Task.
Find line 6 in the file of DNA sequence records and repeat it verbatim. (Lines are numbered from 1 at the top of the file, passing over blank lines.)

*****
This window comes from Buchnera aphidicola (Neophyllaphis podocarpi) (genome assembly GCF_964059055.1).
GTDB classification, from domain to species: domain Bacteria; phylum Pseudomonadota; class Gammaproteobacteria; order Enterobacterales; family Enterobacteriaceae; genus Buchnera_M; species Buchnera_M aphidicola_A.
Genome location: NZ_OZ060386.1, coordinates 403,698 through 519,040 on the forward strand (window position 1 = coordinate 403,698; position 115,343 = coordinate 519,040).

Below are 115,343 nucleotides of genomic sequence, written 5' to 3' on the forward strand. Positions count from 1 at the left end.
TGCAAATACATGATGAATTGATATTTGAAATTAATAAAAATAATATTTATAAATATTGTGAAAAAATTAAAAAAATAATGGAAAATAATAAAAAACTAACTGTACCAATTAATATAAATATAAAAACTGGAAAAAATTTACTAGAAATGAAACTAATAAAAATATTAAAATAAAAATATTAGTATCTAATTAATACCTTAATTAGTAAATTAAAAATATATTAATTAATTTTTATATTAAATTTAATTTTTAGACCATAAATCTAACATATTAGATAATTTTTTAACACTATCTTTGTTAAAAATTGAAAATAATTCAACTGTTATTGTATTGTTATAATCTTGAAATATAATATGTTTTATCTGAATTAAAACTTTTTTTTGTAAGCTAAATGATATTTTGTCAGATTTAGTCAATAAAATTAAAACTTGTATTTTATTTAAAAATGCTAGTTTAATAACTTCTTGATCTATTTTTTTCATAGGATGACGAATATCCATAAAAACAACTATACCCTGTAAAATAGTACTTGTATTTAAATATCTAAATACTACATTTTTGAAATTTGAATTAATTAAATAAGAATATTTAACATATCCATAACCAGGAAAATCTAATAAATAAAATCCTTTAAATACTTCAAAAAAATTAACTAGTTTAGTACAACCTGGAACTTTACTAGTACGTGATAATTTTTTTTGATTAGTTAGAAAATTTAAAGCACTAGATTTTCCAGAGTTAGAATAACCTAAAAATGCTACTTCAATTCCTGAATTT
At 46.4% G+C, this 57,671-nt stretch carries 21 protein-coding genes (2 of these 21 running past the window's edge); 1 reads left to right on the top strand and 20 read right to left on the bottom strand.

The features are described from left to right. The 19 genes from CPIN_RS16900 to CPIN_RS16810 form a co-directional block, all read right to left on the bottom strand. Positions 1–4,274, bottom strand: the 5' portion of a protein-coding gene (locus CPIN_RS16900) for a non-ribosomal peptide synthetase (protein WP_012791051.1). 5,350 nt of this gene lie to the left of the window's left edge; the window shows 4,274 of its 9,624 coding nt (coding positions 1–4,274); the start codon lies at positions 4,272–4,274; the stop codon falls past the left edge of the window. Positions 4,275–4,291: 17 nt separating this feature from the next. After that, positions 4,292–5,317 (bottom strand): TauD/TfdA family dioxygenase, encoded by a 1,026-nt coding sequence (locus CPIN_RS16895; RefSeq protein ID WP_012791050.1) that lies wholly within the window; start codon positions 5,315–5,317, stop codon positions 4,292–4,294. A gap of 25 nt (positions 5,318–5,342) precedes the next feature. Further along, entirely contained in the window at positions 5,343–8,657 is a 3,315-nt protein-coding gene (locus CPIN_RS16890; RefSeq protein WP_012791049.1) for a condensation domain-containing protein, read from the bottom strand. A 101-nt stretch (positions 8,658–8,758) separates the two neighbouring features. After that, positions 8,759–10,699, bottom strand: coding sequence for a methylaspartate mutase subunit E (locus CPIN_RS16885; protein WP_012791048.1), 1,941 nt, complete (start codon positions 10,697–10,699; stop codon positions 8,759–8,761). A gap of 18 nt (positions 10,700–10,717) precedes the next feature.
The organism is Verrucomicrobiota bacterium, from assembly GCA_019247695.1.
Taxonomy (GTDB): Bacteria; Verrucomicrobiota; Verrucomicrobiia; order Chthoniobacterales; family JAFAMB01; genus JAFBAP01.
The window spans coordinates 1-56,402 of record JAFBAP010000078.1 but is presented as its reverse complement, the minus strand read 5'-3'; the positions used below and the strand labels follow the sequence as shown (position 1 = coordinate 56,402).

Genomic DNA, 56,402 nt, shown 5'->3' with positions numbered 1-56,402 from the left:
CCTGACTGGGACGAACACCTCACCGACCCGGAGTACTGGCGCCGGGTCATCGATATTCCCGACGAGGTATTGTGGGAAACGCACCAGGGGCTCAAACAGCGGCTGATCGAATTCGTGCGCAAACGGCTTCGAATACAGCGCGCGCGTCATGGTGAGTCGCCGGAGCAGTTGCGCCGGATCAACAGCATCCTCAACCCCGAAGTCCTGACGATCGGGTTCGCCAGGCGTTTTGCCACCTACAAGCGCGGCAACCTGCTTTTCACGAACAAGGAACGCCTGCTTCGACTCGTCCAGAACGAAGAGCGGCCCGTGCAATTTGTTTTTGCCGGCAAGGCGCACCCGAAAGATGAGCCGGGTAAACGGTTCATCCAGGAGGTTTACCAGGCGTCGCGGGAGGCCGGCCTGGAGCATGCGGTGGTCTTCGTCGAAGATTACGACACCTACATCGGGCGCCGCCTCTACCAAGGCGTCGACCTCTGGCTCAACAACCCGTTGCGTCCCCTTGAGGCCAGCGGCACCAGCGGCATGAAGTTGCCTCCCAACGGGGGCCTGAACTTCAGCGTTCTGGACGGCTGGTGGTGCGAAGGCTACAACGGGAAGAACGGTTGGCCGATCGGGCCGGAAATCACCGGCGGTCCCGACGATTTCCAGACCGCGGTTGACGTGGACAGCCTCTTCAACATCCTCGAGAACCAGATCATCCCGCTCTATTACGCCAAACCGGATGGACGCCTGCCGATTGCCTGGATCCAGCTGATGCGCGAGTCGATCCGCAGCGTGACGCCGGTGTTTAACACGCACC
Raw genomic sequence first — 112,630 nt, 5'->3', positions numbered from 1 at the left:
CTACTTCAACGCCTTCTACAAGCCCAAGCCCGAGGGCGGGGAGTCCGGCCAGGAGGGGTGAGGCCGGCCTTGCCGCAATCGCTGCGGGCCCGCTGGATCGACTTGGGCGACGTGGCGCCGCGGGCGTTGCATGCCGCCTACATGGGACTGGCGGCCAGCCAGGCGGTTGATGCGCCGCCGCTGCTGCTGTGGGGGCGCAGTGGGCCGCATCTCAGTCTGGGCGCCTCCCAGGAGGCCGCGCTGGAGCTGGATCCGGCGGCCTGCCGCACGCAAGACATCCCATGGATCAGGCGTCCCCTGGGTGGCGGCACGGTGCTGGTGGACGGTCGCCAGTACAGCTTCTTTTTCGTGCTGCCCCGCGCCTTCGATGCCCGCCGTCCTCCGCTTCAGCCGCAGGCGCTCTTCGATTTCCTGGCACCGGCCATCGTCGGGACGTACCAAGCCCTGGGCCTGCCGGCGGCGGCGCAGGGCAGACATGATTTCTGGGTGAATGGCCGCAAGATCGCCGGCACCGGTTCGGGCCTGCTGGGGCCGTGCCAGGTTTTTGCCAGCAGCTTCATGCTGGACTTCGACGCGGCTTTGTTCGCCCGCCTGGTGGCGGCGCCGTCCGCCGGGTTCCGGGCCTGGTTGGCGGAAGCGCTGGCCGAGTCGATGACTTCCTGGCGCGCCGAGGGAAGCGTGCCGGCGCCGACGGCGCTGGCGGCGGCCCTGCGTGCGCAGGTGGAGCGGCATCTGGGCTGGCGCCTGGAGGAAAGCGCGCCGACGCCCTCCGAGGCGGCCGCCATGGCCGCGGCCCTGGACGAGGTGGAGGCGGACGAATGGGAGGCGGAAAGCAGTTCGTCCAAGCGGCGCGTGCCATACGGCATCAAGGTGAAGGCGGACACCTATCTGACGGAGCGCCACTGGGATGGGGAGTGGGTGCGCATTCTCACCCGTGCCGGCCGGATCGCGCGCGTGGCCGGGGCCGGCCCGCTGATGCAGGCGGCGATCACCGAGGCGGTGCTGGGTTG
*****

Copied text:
At 46.4% G+C, this 57,671-nt stretch carries 21 protein-coding genes (2 of these 21 running past the window's edge); 1 reads left to right on the top strand and 20 read right to left on the bottom strand.